Saturday, August 4, 2012

First days in Rwanda

August 3, 2012, Kigali, Rwanda

Greetings from Rwanda! I'm sitting in my bedroom in my apartment in Kigali trying to cope with very slow internet. But at least I now have internet and a cell phone on which I can make calls anywhere. I'm sharing the apt. with two physicians, one an Internist and one a Pediatrician. The apartment is quite large and there is room for all our bags in our bedrooms. We will be here for two weeks or less, depending on when we can move into our housing.

Jeff Williams and family from Champaign/Urbana, myself, and Tina Anselmi, a midwife from Baltimore, and her family flew into Kigali, Rwanda from Amsterdam on Thursday evening, 8/2. Immediately, one of my bags was lost! Turns out the young man loading my baggage into the waiting van did not put it in with all my other bags. It got left sitting in the airport parking lot. Fortunately, either an airport police or some very honest citizen took it back into the airport where I picked it up from the Lost and Found late yesterday afternoon. It was the bag with almost all my clothing in it and I was thankful and elated that I found it.

After 16 hours in two airplanes, I was beat when we arrived. All I wanted was to get horizontal and sleep, and that is what I got to do. I slept very well, too. Upon arising yesterday, I dressed and went for a walk. People seemed very friendly and returned my greetings. Some did a little wave right beside their faces. An elder woman walked toward me, stopped me, shook my hand, and chatted in Kinyarwanda, seemingly oblivious to the fact that I could not understand her. Eventually, she finished what she had to say, shook my hand again, and we walked on in opposite directions. I like to think she was greeting me as one elder woman to another and saying, "Isn't it a fine day to be in good health and to be out and about."

The project is paying for us to have breakfast at a nice hotel next door to the apts. It is a lovely buffet with made-to-order omelettes and nice crepes, fresh fruit, etc. We are on our own for food the rest of the day. Last night all the recruits who are here now and their families went out to eat Ethiopian food. We had a big table and about 24 people. Good food and lots of laughter. The kids who are here are a great bunch from a three-yr.-old up through high school. I'm really enjoying them.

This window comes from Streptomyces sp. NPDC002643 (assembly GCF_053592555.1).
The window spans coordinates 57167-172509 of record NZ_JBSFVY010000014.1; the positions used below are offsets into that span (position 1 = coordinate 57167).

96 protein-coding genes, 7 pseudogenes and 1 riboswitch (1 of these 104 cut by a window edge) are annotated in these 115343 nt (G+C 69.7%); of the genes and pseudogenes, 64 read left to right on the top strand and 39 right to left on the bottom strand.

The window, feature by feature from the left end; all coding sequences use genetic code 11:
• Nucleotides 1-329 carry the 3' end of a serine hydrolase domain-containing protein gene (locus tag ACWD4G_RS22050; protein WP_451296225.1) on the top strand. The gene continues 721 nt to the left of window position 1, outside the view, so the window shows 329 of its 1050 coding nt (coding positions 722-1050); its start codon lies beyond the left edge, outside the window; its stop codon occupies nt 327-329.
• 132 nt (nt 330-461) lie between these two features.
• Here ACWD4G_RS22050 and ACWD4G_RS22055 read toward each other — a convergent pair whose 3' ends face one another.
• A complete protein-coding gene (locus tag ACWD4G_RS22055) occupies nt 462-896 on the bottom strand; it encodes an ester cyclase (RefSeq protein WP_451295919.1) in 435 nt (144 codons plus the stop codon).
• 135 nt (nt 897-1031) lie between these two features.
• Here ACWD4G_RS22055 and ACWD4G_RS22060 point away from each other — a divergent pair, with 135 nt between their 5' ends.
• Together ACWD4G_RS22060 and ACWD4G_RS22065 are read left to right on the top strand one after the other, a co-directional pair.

Yesterday during the day we were taken by van and driver to shop for all necessary electronics so we could set up our computers, phones, etc. We also each opened a bank account. We can only deposit or withdraw US dollars, then we go somewhere else to get them changed into francs, the currency here. Of course you get many franks for each USD. I have two big stacks of francs here. We were assisted yesterday by one of the Clinton Health Access staff members, Simon. Simon is doing a two-year fellowship with Clinton Health Access. He knows Kigali well and speaks both English and Kinyarwanda, the local lingua franca. It seems most people speak Kinyarwanda, so I think I am more interested in pursuing that than more French. Anyway, Simon could communicate for us when salespeople could not speak English and he did a great deal of the purchasing work. I just had to keep handing him more francs!!

Kigali is set within a nest of interlocking hills. It is not like any other city I've seen. The vegetation is probably subtropical and reminds me of Southern California or Charleston, S.C.: different types of palm trees, many bright flowers, and lots of bougainvillea. When I was walking yesterday AM, there were lots of women street sweepers out cleaning the streets and sidewalks. That reminded me of China.
I really would not want to have to drive here--pretty scary like China, also. And lots of motor scooters. Rveryone wears a helmet. I do not see entire families riding on one motor scooter with limbs dangling everywhere as I did in China and Jakarta. I am anxious to get out to see more of the city. Oh, and the weather has been lovely. It seems there is usually a breeze and the temps have been mostly in the 70s. I can easily take this for a year!

One very nice thing happened yesterday. Jerome Bushumbusho, the director of the nursing school where I will work, was in Kigali for a meeting. Simon invited him to join us for our shopping. Jerome and I had an excellent visit and the upshot is that I will go to Byumba to see my house and the campus of the school on Monday. I quickly got a lesson from the Passport officer at the airport on how to pronounce Byumba correctly. It should be pronounced, beyumba, and the "be" is elided together with the "yum" so that it is pronounced as one syllable.

Today I have just rested. There was nothing in particular planned except breakfast so I have napped, read, and tried to get e-mail downloaded with only some success. I really needed the time out. I expect tomorrow to be pretty much the same. I'm convinced that not all of me has arrived here yet. I hope the rest gets here soon!

My best to whomever reads this.


  1. Wonderful to see your pictures with President Clinton. Hello to you Carrol from my part of the world!

  2. So good to hear you arrived safe and sound. Your weather certainly is better than the 104 I've had to put up with for the past week. I cannot wait for Fall at this rate! Kigali sounds amazing. I am glad you have found it friendly and welcoming.

  3. It is good to hear that you have some rest. I will follow your blog and send you many good thoughts. Take Care G'Ma

  4. I love this story of the elder woman who greeted you. Awesome. Hope you post some pictures at some point! The area sounds beautiful and friendly!

  5. Hi, Carrol! Glad you made it safely! I'll try and keep up with all your adventures! Best, liz

  6. Hi Carrol, What a relief it must have been when that bag was found! I will enjoy reading about your adventures! Peggy